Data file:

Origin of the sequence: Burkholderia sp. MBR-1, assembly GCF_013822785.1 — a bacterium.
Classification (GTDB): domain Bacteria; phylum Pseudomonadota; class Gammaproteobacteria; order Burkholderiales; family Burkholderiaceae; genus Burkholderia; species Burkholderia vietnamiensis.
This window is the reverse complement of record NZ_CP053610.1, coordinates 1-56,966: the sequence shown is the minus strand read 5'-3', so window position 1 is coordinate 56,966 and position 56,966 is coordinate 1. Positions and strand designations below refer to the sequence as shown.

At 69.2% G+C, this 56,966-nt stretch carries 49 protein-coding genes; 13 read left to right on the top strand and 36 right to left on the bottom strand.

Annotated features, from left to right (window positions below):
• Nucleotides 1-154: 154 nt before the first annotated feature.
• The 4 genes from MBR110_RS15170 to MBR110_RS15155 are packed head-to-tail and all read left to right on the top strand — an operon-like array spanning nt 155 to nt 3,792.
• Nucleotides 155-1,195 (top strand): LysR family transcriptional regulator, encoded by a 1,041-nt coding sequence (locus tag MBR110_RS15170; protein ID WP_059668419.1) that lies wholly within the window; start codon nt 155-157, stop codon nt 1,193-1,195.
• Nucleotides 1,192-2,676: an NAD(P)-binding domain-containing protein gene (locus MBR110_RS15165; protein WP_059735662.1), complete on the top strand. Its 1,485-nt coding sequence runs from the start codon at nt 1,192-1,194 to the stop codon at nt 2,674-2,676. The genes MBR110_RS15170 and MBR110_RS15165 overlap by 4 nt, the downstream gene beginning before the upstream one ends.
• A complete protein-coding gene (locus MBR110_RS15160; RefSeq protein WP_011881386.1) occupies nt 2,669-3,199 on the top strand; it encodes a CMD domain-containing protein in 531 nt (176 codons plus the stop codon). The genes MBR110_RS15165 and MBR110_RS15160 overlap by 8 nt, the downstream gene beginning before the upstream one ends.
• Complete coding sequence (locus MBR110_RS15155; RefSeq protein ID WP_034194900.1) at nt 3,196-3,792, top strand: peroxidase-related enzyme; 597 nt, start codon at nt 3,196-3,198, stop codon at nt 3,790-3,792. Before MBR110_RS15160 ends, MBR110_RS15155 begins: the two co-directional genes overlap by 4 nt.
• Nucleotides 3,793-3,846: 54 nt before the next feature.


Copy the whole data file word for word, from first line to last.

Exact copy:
Origin of the sequence: Burkholderia sp. MBR-1, assembly GCF_013822785.1 — a bacterium.
Classification (GTDB): domain Bacteria; phylum Pseudomonadota; class Gammaproteobacteria; order Burkholderiales; family Burkholderiaceae; genus Burkholderia; species Burkholderia vietnamiensis.
This window is the reverse complement of record NZ_CP053610.1, coordinates 1-56,966: the sequence shown is the minus strand read 5'-3', so window position 1 is coordinate 56,966 and position 56,966 is coordinate 1. Positions and strand designations below refer to the sequence as shown.

At 69.2% G+C, this 56,966-nt stretch carries 49 protein-coding genes; 13 read left to right on the top strand and 36 right to left on the bottom strand.

Annotated features, from left to right (window positions below):
• Nucleotides 1-154: 154 nt before the first annotated feature.
• The 4 genes from MBR110_RS15170 to MBR110_RS15155 are packed head-to-tail and all read left to right on the top strand — an operon-like array spanning nt 155 to nt 3,792.
• Nucleotides 155-1,195 (top strand): LysR family transcriptional regulator, encoded by a 1,041-nt coding sequence (locus tag MBR110_RS15170; protein ID WP_059668419.1) that lies wholly within the window; start codon nt 155-157, stop codon nt 1,193-1,195.
• Nucleotides 1,192-2,676: an NAD(P)-binding domain-containing protein gene (locus MBR110_RS15165; protein WP_059735662.1), complete on the top strand. Its 1,485-nt coding sequence runs from the start codon at nt 1,192-1,194 to the stop codon at nt 2,674-2,676. The genes MBR110_RS15170 and MBR110_RS15165 overlap by 4 nt, the downstream gene beginning before the upstream one ends.
• A complete protein-coding gene (locus MBR110_RS15160; RefSeq protein WP_011881386.1) occupies nt 2,669-3,199 on the top strand; it encodes a CMD domain-containing protein in 531 nt (176 codons plus the stop codon). The genes MBR110_RS15165 and MBR110_RS15160 overlap by 8 nt, the downstream gene beginning before the upstream one ends.
• Complete coding sequence (locus MBR110_RS15155; RefSeq protein ID WP_034194900.1) at nt 3,196-3,792, top strand: peroxidase-related enzyme; 597 nt, start codon at nt 3,196-3,198, stop codon at nt 3,790-3,792. Before MBR110_RS15160 ends, MBR110_RS15155 begins: the two co-directional genes overlap by 4 nt.
• Nucleotides 3,793-3,846: 54 nt before the next feature.